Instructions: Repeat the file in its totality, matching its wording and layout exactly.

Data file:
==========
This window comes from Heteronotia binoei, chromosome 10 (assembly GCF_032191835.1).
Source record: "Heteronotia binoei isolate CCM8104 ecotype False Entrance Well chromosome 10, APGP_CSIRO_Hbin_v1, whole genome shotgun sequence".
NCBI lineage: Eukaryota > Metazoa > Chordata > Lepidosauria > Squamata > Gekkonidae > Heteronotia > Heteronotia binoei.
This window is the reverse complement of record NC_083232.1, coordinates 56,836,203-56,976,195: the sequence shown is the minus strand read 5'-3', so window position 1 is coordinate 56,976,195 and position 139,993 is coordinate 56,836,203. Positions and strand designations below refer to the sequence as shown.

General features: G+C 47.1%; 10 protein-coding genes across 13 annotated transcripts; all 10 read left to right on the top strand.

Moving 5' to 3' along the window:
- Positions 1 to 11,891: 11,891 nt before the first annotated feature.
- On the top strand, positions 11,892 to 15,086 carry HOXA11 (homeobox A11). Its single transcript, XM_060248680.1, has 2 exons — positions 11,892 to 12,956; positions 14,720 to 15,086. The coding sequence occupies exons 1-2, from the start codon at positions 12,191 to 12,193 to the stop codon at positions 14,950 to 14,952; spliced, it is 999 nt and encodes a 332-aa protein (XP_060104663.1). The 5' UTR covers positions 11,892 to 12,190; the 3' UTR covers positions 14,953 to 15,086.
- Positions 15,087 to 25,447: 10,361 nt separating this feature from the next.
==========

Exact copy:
This window comes from Heteronotia binoei, chromosome 10 (assembly GCF_032191835.1).
Source record: "Heteronotia binoei isolate CCM8104 ecotype False Entrance Well chromosome 10, APGP_CSIRO_Hbin_v1, whole genome shotgun sequence".
NCBI lineage: Eukaryota > Metazoa > Chordata > Lepidosauria > Squamata > Gekkonidae > Heteronotia > Heteronotia binoei.
This window is the reverse complement of record NC_083232.1, coordinates 56,836,203-56,976,195: the sequence shown is the minus strand read 5'-3', so window position 1 is coordinate 56,976,195 and position 139,993 is coordinate 56,836,203. Positions and strand designations below refer to the sequence as shown.

General features: G+C 47.1%; 10 protein-coding genes across 13 annotated transcripts; all 10 read left to right on the top strand.

Moving 5' to 3' along the window:
- Positions 1 to 11,891: 11,891 nt before the first annotated feature.
- On the top strand, positions 11,892 to 15,086 carry HOXA11 (homeobox A11). Its single transcript, XM_060248680.1, has 2 exons — positions 11,892 to 12,956; positions 14,720 to 15,086. The coding sequence occupies exons 1-2, from the start codon at positions 12,191 to 12,193 to the stop codon at positions 14,950 to 14,952; spliced, it is 999 nt and encodes a 332-aa protein (XP_060104663.1). The 5' UTR covers positions 11,892 to 12,190; the 3' UTR covers positions 14,953 to 15,086.
- Positions 15,087 to 25,447: 10,361 nt separating this feature from the next.